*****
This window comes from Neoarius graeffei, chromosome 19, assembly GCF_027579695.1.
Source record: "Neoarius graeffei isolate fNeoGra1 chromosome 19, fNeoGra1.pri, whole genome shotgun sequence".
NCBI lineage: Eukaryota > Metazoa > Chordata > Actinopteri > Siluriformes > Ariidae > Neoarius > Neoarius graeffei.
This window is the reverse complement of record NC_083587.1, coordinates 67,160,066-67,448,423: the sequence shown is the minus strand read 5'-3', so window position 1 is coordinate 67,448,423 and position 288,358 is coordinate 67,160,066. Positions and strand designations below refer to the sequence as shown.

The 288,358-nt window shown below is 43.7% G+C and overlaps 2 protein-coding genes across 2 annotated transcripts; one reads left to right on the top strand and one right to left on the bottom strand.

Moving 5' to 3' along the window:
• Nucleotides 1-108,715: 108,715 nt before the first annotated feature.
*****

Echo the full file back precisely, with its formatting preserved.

This window comes from Neoarius graeffei, chromosome 19, assembly GCF_027579695.1.
Source record: "Neoarius graeffei isolate fNeoGra1 chromosome 19, fNeoGra1.pri, whole genome shotgun sequence".
NCBI lineage: Eukaryota > Metazoa > Chordata > Actinopteri > Siluriformes > Ariidae > Neoarius > Neoarius graeffei.
This window is the reverse complement of record NC_083587.1, coordinates 67,160,066-67,448,423: the sequence shown is the minus strand read 5'-3', so window position 1 is coordinate 67,448,423 and position 288,358 is coordinate 67,160,066. Positions and strand designations below refer to the sequence as shown.

The 288,358-nt window shown below is 43.7% G+C and overlaps 2 protein-coding genes across 2 annotated transcripts; one reads left to right on the top strand and one right to left on the bottom strand.

Moving 5' to 3' along the window:
• Nucleotides 1-108,715: 108,715 nt before the first annotated feature.